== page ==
In collaboration with the University College of London, The Bartlett's DPU Summer Lab
JUL. 14 - AUG. 30
sun. july 14 - Fri. august 30
The Summer Lab Learning from Jerusalem / Al-Quds offers a critical framework of urban analysis, research and design focused on the built environment of the city. It aims to highlight the complexity of urban conflicts in Jerusalem not solely as a unique case, but rather as an arena that could be used for understanding urban conflicts elsewhere and possible agendas for their resolution. Through urban design research labs, tours, seminars and workshops with local and international scholars and activists taking place between the Hansen House (Talbiya) and various itineraries and locales in the city and its edge conditions, the program advances a series of inter-disciplinary and multi-scalar investigations into the processes and practices, formal and informal, which shape spaces, politics and everyday life in the city. In particular, we explore the opportunities of an urban project of the city, in the context of its various histories of colonization and governance.
The program is intended for individuals who have completed an undergraduate program in the fields of architecture, planning, landscape architecture and urban design as well as in the social sciences and urban and political geography, seeking for a cutting-edge inter-disciplinary program.
The registration fees to the program are 1000 €
The summer lab is a module within Bezalel's Masters in Urban Design, headed by prof. Els Verbakel. The program is an intensive 7-week summer term, based on a design studio, a research and writing seminar and several lecture courses:
Fringe Conditions as Sites of Contested Concerns
The urban design studio will examine a series of edge conditions and spaces of conflict, domination and negotiation situated away from the city center. Projects will map the city’s current urban challenges while accounting for various conditions (formal, programmatic, infrastructural, climatic and socio-ethnic) and will support this examination with the analysis of case studies around the world and of urban design discourse on cities in conflict. The studio will serve thus as a laboratory for the development of complex, more inclusive and open-ended urban scenarios and planning mechanisms for the city and its multiple publics.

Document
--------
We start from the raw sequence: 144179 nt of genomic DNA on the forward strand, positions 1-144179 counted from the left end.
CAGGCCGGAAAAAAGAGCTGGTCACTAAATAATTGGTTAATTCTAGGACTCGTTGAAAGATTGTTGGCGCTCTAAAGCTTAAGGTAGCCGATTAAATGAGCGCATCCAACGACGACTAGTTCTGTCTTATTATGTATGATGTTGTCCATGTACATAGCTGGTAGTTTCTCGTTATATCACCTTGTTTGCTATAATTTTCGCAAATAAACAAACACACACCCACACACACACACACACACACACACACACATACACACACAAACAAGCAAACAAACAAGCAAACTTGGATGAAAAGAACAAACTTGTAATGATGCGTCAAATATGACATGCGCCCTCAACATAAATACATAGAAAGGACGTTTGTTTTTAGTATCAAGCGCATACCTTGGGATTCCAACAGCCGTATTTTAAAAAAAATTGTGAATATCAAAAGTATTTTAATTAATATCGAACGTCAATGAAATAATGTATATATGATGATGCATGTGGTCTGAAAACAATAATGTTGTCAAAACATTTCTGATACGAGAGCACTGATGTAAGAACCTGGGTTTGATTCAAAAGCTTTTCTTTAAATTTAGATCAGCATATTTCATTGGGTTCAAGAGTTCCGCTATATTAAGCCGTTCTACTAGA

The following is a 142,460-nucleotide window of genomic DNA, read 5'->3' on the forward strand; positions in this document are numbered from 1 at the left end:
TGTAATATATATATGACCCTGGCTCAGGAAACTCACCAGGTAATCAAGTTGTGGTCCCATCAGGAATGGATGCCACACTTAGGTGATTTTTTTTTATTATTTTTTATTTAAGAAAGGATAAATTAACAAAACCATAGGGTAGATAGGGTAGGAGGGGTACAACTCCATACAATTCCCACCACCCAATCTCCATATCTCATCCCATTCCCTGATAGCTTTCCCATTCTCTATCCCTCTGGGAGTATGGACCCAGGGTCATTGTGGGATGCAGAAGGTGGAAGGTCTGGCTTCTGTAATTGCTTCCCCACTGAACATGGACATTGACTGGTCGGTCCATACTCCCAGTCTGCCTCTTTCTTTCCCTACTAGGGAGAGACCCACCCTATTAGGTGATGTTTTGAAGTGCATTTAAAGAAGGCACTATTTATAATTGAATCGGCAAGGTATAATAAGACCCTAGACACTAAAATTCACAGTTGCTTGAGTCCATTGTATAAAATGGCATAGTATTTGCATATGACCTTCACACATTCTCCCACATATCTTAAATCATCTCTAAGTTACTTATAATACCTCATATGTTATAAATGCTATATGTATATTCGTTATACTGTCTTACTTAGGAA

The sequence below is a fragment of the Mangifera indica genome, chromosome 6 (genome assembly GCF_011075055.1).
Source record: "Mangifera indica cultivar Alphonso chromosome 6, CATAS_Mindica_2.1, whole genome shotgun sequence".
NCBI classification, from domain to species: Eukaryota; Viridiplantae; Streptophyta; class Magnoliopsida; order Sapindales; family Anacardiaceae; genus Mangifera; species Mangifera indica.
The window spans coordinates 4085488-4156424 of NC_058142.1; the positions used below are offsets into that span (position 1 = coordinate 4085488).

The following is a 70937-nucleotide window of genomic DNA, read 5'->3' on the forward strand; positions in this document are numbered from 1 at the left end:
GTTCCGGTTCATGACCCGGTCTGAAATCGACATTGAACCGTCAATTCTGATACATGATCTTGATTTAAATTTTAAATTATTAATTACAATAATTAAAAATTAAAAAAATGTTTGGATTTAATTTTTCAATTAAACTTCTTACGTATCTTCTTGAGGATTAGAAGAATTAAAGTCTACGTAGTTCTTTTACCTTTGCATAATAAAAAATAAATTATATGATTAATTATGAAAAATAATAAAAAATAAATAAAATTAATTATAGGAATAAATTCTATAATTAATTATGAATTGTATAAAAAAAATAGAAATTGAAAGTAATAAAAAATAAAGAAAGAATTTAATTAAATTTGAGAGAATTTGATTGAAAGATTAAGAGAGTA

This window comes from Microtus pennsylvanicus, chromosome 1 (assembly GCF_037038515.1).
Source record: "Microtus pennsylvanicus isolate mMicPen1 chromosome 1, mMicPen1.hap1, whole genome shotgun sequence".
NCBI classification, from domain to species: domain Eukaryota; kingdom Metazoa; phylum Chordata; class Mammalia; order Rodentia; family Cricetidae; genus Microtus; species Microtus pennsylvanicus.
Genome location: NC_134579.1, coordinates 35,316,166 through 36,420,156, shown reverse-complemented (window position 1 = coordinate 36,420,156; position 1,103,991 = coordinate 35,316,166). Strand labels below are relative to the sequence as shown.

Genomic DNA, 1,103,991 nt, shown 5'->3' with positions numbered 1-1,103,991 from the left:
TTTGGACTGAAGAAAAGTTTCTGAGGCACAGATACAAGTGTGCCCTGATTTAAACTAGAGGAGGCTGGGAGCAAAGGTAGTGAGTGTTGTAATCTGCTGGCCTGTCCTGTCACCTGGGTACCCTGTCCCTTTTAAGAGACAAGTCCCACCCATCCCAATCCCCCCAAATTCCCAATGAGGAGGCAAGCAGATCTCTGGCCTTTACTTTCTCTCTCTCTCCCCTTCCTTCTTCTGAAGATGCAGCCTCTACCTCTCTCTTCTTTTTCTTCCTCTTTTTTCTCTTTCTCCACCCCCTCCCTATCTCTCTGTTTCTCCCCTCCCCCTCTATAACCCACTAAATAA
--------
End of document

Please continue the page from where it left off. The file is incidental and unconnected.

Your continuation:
Jerusalem — Urban-Political Lexicon
The seminar will analyse and engage in theoretical and empirical research on urban domination and resistance, and shared living in Jerusalem. Through a series of guest lectures by leading local and international scholars, study of contemporary critical urban scholarship on the city, and writing workshops, the seminar will advance the creation of a critical urban-political lexicon, aimed at investigating Jerusalem’s unique conditions while contributing to current global urban theory and practice.
Learning from Jerusalem: The urban design of a (unique?) city
How is a city designed by its society? What does the shape of a city reveal about space and urban community? How does the urban landscape transmit hidden meanings, and what happens when society itself changes, and with it, its goals and means of design? Relying on maps, urban plans and excursions, as well as on such universal concepts as holiness, urban heritage, social exclusion and gender on the other, we will explore the making of Jerusalem and analyze its importance as a unique city, a fantasy, an ideal; yet also a city like many others, a space of conflict and desire.